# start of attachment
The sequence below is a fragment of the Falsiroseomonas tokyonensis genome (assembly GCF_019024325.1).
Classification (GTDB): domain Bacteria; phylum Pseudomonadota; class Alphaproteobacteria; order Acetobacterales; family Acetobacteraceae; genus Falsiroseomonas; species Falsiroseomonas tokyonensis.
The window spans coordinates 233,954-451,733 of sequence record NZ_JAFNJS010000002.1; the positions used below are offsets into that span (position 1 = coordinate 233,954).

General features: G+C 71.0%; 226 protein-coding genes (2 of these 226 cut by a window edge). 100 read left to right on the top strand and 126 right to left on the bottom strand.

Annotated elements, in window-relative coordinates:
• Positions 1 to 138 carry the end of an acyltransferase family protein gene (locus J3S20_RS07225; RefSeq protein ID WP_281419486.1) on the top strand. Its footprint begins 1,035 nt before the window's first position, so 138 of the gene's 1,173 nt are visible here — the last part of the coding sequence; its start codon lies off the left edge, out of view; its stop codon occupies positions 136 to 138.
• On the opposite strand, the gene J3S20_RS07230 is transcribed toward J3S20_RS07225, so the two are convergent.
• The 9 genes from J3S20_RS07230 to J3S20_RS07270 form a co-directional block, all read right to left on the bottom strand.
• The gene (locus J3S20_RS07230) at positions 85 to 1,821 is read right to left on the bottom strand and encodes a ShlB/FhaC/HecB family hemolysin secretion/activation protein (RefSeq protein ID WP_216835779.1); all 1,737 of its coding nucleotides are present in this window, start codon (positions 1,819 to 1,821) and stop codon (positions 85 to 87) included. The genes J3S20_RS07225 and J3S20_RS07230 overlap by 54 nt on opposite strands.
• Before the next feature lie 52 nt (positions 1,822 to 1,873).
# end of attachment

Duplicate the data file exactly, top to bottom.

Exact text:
The sequence below is a fragment of the Falsiroseomonas tokyonensis genome (assembly GCF_019024325.1).
Classification (GTDB): domain Bacteria; phylum Pseudomonadota; class Alphaproteobacteria; order Acetobacterales; family Acetobacteraceae; genus Falsiroseomonas; species Falsiroseomonas tokyonensis.
The window spans coordinates 233,954-451,733 of sequence record NZ_JAFNJS010000002.1; the positions used below are offsets into that span (position 1 = coordinate 233,954).

General features: G+C 71.0%; 226 protein-coding genes (2 of these 226 cut by a window edge). 100 read left to right on the top strand and 126 right to left on the bottom strand.

Annotated elements, in window-relative coordinates:
• Positions 1 to 138 carry the end of an acyltransferase family protein gene (locus J3S20_RS07225; RefSeq protein ID WP_281419486.1) on the top strand. Its footprint begins 1,035 nt before the window's first position, so 138 of the gene's 1,173 nt are visible here — the last part of the coding sequence; its start codon lies off the left edge, out of view; its stop codon occupies positions 136 to 138.
• On the opposite strand, the gene J3S20_RS07230 is transcribed toward J3S20_RS07225, so the two are convergent.
• The 9 genes from J3S20_RS07230 to J3S20_RS07270 form a co-directional block, all read right to left on the bottom strand.
• The gene (locus J3S20_RS07230) at positions 85 to 1,821 is read right to left on the bottom strand and encodes a ShlB/FhaC/HecB family hemolysin secretion/activation protein (RefSeq protein ID WP_216835779.1); all 1,737 of its coding nucleotides are present in this window, start codon (positions 1,819 to 1,821) and stop codon (positions 85 to 87) included. The genes J3S20_RS07225 and J3S20_RS07230 overlap by 54 nt on opposite strands.
• Before the next feature lie 52 nt (positions 1,822 to 1,873).